Perhaps it is time to attempt a piece at the next grade level or improve the instrumentation of the band by switching a few players to needed instruments. Motivated trumpet players can quickly learn the horn, euphonium, or tuba, while capable flautists or saxophonists can switch to oboe or bassoon.

Encourage students to study privately by distributing a list of qualified instructors in your area. Invite these individuals to lead sectionals or perform a solo with the band so that students have an opportunity to get to know them before signing up for lessons.

Remember that private lessons for one individual benefit the entire ensemble. Perhaps the booster organization could provide scholarships or matching grants for those who wish to study privately.

Make sure you are personally familiar with each teacher, as a bad experience can be detrimental to a student’s motivation and progress.

Ask your music dealer to organize a step-up night where students have an opportunity to try intermediate or professional model instruments. Encourage the dealer to make this an informational meeting where parents can ask questions without getting a high-pressure sales pitch. Be prepared to give parents trustworthy alternatives for purchasing used step-up instruments. You might also arrange for a professional or college group to perform at the event and demonstrate the value of high quality equipment, not to mention the value of practice and commitment. Imagine how your band would sound if every student had a professional model instrument, a private teacher, and a consistent practice routine! Invite a trusted colleague or a prominent college conductor to visit your school for an informal but honest evaluation of your program.

Ask them to observe and conduct rehearsal as well as review past concert programs, festival evaluations, handbooks, and performance schedules. Your guest may notice aspects of your situation that you had not considered and suggest new directions for the future. Understand that this individual will not have a magic solution for instantly fixing everything at once but can probably give advice for making long term improvements. This experience will be particularly effective if you can arrange for your visitor to return periodically to comment on progress and give further guidance. Be open to criticism and willing to implement at least some of their recommendations.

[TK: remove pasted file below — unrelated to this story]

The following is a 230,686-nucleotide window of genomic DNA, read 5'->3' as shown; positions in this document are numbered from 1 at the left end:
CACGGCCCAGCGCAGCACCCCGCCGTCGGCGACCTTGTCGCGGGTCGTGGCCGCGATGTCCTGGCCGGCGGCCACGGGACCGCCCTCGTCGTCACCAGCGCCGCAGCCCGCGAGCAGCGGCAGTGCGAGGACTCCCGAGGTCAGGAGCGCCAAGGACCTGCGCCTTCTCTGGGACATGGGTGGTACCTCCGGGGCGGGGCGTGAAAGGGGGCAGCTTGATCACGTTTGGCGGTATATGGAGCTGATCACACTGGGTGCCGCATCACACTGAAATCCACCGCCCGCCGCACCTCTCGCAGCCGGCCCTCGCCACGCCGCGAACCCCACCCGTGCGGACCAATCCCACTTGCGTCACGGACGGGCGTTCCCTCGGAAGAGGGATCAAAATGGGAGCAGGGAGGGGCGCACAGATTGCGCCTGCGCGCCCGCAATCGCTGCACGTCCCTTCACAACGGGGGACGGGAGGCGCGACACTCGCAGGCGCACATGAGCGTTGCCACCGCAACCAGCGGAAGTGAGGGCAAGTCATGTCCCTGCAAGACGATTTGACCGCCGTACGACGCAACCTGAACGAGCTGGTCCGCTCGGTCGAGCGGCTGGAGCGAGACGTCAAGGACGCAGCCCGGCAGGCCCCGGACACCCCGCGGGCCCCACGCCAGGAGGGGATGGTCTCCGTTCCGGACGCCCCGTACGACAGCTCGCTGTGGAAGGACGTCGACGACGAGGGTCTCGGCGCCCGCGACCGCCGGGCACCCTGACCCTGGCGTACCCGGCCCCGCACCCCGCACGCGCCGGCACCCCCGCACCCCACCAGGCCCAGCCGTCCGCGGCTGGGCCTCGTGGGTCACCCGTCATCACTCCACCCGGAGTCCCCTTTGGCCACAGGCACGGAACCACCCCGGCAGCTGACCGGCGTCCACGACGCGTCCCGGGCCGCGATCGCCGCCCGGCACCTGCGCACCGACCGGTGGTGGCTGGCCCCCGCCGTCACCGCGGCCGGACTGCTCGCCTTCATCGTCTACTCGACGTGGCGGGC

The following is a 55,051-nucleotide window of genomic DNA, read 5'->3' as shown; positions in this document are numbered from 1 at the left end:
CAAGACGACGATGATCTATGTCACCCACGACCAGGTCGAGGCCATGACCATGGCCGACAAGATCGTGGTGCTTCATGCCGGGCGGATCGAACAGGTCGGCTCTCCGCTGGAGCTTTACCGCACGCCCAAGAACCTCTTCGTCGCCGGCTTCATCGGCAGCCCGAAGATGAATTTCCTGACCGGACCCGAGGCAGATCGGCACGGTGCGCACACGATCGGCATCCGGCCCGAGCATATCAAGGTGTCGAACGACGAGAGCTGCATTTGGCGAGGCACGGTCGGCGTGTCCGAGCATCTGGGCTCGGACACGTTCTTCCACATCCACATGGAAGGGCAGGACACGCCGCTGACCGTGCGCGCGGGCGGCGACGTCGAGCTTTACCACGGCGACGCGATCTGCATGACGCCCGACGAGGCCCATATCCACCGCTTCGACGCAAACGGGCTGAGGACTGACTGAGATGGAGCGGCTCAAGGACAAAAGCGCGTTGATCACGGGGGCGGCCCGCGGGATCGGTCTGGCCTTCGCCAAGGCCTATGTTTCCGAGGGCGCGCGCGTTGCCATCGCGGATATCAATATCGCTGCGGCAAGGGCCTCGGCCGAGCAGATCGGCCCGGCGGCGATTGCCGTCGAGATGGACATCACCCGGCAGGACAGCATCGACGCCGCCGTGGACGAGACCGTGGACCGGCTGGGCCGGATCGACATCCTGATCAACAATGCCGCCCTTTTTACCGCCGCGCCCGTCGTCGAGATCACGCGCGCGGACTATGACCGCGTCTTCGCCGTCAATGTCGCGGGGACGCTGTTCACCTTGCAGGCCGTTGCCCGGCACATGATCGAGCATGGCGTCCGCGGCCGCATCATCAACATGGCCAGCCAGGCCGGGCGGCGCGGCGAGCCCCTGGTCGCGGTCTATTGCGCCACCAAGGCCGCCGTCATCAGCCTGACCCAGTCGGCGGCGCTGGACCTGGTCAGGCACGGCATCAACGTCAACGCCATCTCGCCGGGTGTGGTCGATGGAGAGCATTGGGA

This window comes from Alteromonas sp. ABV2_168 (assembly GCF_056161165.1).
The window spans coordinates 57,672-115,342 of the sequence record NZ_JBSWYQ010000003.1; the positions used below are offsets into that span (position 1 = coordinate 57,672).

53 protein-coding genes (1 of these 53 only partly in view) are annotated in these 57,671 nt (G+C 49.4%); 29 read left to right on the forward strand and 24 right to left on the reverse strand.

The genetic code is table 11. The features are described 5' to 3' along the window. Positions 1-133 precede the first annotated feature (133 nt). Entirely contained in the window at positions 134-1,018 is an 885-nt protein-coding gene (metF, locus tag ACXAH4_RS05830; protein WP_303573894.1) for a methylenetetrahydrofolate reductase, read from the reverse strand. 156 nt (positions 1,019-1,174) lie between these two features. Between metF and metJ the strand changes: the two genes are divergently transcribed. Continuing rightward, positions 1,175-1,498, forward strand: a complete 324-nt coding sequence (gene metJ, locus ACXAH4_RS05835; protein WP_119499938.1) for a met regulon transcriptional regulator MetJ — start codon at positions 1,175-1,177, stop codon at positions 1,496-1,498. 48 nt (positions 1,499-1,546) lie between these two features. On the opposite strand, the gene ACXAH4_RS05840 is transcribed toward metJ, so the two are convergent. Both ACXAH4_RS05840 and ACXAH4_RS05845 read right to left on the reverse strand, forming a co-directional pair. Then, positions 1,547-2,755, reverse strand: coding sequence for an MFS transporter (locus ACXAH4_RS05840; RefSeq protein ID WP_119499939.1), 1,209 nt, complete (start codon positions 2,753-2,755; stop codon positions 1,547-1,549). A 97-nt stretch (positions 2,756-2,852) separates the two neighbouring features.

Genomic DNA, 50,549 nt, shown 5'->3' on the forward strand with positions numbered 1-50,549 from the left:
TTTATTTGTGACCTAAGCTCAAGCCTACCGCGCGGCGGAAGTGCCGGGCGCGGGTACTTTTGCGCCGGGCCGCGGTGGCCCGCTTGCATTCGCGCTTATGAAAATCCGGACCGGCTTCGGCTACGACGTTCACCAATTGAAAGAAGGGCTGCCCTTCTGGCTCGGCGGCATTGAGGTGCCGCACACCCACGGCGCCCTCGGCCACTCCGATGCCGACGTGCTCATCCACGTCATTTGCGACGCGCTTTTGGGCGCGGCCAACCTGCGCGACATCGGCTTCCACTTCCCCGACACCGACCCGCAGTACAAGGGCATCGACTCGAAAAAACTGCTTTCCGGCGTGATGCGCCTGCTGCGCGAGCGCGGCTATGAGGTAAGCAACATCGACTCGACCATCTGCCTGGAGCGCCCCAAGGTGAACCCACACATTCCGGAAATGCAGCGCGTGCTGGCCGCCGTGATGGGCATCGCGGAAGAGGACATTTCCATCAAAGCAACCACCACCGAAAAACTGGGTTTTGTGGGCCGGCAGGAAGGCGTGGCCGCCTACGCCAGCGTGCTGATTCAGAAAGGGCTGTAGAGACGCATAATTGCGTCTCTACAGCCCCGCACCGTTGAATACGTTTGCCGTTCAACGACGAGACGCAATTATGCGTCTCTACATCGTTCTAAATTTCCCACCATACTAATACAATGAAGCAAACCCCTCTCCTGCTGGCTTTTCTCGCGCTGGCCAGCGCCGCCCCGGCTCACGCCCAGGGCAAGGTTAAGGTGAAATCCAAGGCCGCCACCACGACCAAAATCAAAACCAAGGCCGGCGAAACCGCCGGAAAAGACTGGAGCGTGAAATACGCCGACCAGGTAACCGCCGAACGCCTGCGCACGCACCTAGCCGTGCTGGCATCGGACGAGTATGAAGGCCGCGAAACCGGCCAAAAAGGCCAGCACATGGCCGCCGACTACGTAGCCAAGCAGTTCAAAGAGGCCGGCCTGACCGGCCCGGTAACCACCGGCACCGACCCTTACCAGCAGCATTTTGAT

Overhaul the Performance Calendar

Many directors teach the same students for several years in a row. Even for these students, band should be a different experience each year. It is easy to get caught up in the same cycle of performances— marching season, winter concert, festival preparation, spring concert, and graduation. Consider major alterations to this routine from one year to the next. You might decide to participate in different parades or scale back on marching to focus on preparing a fall concert. Perhaps your band could visit a local university for a clinic or attend festival for comments only in order to take greater risks with repertoire selection without worrying about a rating. The band could also plan an end of the year tour that includes a performance at the state capitol or concerts at local retirement homes.

The possibilities are endless. What would you do if you did not have all of your other performance commitments? Make a list and take it to your administration. You might be surprised at how receptive they are when you explain your reasons for change and emphasize the educational goals that will result. Students will also welcome new activities, especially if they can help plan the year.

When soliciting ideas from students, ask them to describe the details of their proposal and explain how it would be valuable for the ensemble.

Renewal is the key to an exciting program that attracts and retains students from the first day of beginning band through high school graduation and beyond. This process begins with a director who constantly seeks ways of improving instruction, raising standards, and increasing their own enthusiasm for music and teaching.

 Phillip Hash is the associate professor/coordinator of music education at Illinois State University.